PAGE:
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Better Presentations: 7 Design Tips that Make a Difference

Do you know this situation? You spend days preparing for an important presentation to customers, business partners or colleagues. Then day X is here and the nightmare begins: people are bored, play on their phones and fight to not fall asleep. All the effort and work you put into your presentation seems useless.

bored woman during presentation


Good design can help! While our design tips for better presentations won't guarantee you 100% attention from every single person in your audience, they will definitely make your presentation more successful by keeping your audience more interested and engaged.

Are you ready for fewer snore noises and more interest within your audience? Here we go!

better presentations: 7 design tips that make a difference


Less is often more. This means: Place as little text as possible, but as much as necessary on a slide. Keywords or short amounts of text are definitely better than whole sentences. The reason is clear: The presentation slides should support what was said and not repeat it one to one.

You probably know this from your own experience: You are sitting in a presentation, a slide is shown and you try to briefly read over the looong text on the slide while the speaker is speaking. You cannot focus on both at the same time.

The situation is different, for example, with quotes that are important. These can be shown in large text on a slide, but the presenter should read them loud and clear. This works best as it reinforces the message of the quote.

quote on slide

In addition, it is important to ensure that there is enough white space. This gives the text more room to breathe and doesn't overwhelm your audience. Your presentation will be better if you have more slides with brief text than a few slides with lots of text.


Be careful when mixing fonts! Make sure not to mix too many fonts with each other. Two or three fonts are enough. Everything else tires the eye - and brings no benefit. Don't underestimate the power of typography!

The choice of colour is about two essential aspects: optimal legibility and good contrast. However, when choosing the colour, be careful not to use too many different colours together.

Subtle colours such as light grey, eggshell or white are well suited for the background. The colour for the font must have sufficient contrast to the background. It should be noted that dark writing on a lighter background is generally easier to read. For smaller text or "deliberate exceptions", lighter colours can then be used for the font with darker colours for the background.


  • black font on white background

  • dark grey font on light grey background

  • dark blue font on an eggshell-coloured background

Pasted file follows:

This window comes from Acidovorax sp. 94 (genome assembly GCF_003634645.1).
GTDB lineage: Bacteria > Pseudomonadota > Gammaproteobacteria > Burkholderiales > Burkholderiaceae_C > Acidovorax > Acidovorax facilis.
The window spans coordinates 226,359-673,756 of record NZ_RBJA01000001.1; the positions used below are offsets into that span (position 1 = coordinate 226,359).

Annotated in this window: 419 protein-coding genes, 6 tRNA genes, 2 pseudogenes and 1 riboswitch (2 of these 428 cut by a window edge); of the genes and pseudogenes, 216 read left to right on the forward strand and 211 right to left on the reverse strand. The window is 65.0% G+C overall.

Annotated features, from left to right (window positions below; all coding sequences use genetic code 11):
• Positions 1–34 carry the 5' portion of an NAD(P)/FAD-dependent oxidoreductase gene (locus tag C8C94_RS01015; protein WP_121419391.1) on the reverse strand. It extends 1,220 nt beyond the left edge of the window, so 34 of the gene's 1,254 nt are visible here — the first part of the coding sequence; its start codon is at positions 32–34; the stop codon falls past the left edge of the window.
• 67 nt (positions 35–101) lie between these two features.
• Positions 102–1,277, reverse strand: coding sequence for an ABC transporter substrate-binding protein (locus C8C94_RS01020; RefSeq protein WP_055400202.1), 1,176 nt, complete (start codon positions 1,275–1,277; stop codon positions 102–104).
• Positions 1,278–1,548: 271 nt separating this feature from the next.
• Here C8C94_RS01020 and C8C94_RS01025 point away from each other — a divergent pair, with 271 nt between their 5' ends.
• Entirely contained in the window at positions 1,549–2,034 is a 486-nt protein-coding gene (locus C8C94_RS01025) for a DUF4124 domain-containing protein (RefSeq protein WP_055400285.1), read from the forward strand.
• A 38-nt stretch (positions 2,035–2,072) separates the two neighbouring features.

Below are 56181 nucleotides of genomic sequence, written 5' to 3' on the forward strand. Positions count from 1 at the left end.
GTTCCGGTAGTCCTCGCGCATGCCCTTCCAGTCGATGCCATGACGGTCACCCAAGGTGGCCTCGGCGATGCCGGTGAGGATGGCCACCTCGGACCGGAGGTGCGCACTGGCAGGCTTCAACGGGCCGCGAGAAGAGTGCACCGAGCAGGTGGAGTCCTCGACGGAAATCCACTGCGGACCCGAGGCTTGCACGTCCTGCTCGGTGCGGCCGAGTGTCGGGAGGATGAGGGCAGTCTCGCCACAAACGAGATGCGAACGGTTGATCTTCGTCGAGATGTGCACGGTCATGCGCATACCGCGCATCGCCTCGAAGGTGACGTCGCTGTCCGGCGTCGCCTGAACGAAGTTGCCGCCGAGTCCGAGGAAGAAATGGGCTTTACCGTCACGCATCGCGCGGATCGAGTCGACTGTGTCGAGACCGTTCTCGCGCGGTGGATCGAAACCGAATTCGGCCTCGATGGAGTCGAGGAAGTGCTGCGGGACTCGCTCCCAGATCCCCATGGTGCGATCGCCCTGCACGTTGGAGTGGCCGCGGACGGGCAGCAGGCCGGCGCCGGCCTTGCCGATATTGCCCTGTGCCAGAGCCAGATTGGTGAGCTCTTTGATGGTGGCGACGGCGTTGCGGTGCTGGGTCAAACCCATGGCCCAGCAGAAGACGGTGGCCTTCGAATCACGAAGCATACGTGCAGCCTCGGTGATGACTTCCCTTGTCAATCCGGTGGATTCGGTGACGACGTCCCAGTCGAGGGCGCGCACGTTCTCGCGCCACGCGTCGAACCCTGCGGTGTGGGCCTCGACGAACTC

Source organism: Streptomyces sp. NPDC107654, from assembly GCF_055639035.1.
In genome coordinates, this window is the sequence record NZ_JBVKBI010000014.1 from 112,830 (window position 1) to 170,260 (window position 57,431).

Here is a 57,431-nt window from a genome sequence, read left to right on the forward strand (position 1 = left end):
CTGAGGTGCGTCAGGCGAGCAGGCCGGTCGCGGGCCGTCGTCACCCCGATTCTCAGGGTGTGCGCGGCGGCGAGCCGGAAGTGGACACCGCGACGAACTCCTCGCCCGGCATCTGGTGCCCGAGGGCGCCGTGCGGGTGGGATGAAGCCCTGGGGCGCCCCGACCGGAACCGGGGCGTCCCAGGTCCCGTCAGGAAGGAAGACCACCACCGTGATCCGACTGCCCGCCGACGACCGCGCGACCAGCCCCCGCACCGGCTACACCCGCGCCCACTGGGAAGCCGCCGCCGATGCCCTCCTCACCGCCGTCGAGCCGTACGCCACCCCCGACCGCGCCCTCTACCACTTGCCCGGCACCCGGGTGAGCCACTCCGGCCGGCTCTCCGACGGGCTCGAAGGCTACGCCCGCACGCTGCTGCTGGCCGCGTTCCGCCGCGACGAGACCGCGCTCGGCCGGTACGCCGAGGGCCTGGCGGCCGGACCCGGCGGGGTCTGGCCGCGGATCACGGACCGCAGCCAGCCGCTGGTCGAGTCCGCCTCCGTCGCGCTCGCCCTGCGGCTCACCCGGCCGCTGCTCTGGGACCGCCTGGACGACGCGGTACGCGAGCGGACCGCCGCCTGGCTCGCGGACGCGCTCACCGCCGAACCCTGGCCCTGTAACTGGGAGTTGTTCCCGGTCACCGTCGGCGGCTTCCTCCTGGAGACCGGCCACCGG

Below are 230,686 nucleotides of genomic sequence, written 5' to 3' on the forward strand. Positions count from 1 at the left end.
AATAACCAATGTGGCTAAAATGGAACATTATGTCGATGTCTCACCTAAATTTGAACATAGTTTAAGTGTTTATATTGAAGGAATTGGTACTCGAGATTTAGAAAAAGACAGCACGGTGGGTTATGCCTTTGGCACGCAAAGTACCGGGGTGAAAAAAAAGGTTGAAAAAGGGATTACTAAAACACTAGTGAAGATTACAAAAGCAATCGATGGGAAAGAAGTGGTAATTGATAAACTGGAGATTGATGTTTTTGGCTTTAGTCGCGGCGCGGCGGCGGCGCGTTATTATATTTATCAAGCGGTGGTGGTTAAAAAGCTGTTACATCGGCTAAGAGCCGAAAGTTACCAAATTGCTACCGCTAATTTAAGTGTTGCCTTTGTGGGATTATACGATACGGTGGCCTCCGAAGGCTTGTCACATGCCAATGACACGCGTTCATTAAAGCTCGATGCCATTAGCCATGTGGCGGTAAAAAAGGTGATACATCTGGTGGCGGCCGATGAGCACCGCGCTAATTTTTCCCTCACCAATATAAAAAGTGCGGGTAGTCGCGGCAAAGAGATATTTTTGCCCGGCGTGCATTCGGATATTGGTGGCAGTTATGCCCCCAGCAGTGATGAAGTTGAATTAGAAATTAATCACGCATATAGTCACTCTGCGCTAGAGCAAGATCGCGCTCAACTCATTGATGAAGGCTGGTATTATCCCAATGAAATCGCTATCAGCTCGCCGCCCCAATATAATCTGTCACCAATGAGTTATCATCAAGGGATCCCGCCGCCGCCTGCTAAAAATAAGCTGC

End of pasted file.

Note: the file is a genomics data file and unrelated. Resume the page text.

• dark red font on light pink background

  • and so on …

For special highlights, it is best to choose an accent colour that offers sufficient contrast. This allows you to emphasise individual elements on a presentation slide.


  • green accent colour for a black font and white background

  • red accent colour for a dark grey font and light grey background

  • pink accent colour for a dark blue font on eggshell background

  • and so on …


"How long is that going to take?" Admittedly, a question that isn't something you like to hear when you're giving a presentation. Normally, however, you can tell by looking at your audience if this question is even "thought"...

A subtle time navigation is a great solution here. You are probably familiar with a time navigation in the form of progress bars, which grow further depending on how far you have come in completing a questionnaire, for example. People love to see they make progress!

You can utilise this positive effect, which everyone loves to experience, in your presentation design by incorporating a subtle time-based navigation bar.

time navigation in presentation design


Grids help the audience to orient themselves easily and draw logical conclusions. In this way, grids ensure a harmonious division of individual elements - instead of creating confusion.


Icons are great. Unfortunately, the mistake is made far too often to use icons in an inflationary manner. Here an icon, there an icon - icons are often placed like wild growth, as in "look how cool we are, we use icons!".

The same applies here: less is more. Icons should be placed where they make sense and support the message of the text and/or spoken word. A "meaningless" use of icons is ugly, seems forced, inharmonious and counterproductive. Icons should subtly support the text or what is being said - not the other way around.

In addition, attention must be paid to a visual constant. That means: Use icons in the same style or - ideally - in your brand design. For example, look at the icons we made for our client Spedifort as part of the rebranding.


Images play a key role in presentations because they convey emotions. In order for these to be transported as intended, images should fit together beautifully and have a similar colour mood.


In order to support a serious and professional image, it is essential to design the presentation in your company’s brand design. Professional design agencies always provide you with a brand design manual as part of the brand design development, so that you can work flexibly and easily.


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